What you are photographing determines whether or not the object involved should be grounded.
Whenever you photograph a living subject (person, animal or pet) under no circumstances should that subject be grounded or be allowed to touch a ground during exposure. Being in contact with a ground will lead to a nasty shock. Further, anyone with a heart condition or pacemaker should consult with their primary care physician before photographing or allowing themselves to be photographed using this Kirlian device.
When photographing an inanimate object such as a coin, keys, leaf, etc. then connect a ground to the object. Grounding the object produces a stronger corona discharge. You can use a natural ground by connecting a wire to an earth ground, such as a cold water pipe. Or you can use a circuit ground by connecting a wire to point B (see Figure 2) to the object.
Figure 4 illustrates the overview for making an exposure. In some cases you might place a flat sheet of glass (or plastic) on top of the object to make the object lay flat on the film and discharge plate.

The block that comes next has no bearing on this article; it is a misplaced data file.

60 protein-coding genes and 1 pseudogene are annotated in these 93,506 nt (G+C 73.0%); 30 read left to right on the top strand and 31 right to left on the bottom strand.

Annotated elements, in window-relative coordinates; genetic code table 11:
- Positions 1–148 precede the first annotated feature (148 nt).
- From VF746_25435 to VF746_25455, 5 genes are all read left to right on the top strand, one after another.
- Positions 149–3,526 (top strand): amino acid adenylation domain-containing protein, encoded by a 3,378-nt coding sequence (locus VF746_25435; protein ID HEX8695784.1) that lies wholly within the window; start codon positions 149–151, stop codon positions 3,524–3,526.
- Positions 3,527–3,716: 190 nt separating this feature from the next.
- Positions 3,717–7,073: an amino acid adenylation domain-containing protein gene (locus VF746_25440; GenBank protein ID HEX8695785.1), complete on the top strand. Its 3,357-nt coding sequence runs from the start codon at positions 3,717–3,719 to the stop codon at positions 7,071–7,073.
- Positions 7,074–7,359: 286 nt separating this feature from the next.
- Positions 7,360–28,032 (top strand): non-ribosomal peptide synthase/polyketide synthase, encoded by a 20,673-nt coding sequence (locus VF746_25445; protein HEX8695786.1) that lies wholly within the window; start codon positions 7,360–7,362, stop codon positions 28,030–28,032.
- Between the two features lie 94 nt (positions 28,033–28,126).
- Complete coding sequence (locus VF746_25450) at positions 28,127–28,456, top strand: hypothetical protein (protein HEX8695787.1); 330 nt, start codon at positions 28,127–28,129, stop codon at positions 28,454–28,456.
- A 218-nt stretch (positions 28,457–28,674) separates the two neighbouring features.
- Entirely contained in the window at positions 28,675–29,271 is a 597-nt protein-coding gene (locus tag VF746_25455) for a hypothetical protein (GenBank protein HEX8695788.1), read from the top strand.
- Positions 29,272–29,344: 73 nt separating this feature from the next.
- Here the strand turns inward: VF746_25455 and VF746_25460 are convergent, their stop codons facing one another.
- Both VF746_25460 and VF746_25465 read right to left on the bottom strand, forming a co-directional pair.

Whether you're working with black and white or color film, place the film emulsion side up on the discharge plate. Place the object you are photographing on top of the film. If the object is inanimate, connect a ground wire to it. Flick the switch SW1 about 10-20 times. Each time the switch is flicked you should see a discharge between the object and the discharge plate. This is what is being recorded on the film. Proper exposure is determined by trial and error, making adjustments accordingly.
Often times one uses B/W sheet film to determine the proper exposure then switch to a color sheet film for the final shoot. Black and White ortho has the advantages of being able to work using a red safe light and easily developed.
If you would like to use a standard 35mm camera or video camera to record Kirlian pictures it is possible, but you need to construct a transparent electrode.
The 35mm camera should be a single lens reflex (SLR) type with one or two close-up (macro) lens. In addition the camera needs to have a Bulb (B) setting on its shutter speeds. The B setting keeps the shutter open for as long as the shutter is held down.
Photographers typically use a cable release connected to the shutter to make B exposures. Most cable releases can be set to keep the shutter close when first pressed. The cable has a release mechanism the photographer hits to release the cable and allow the shutter to close after the exposure is made.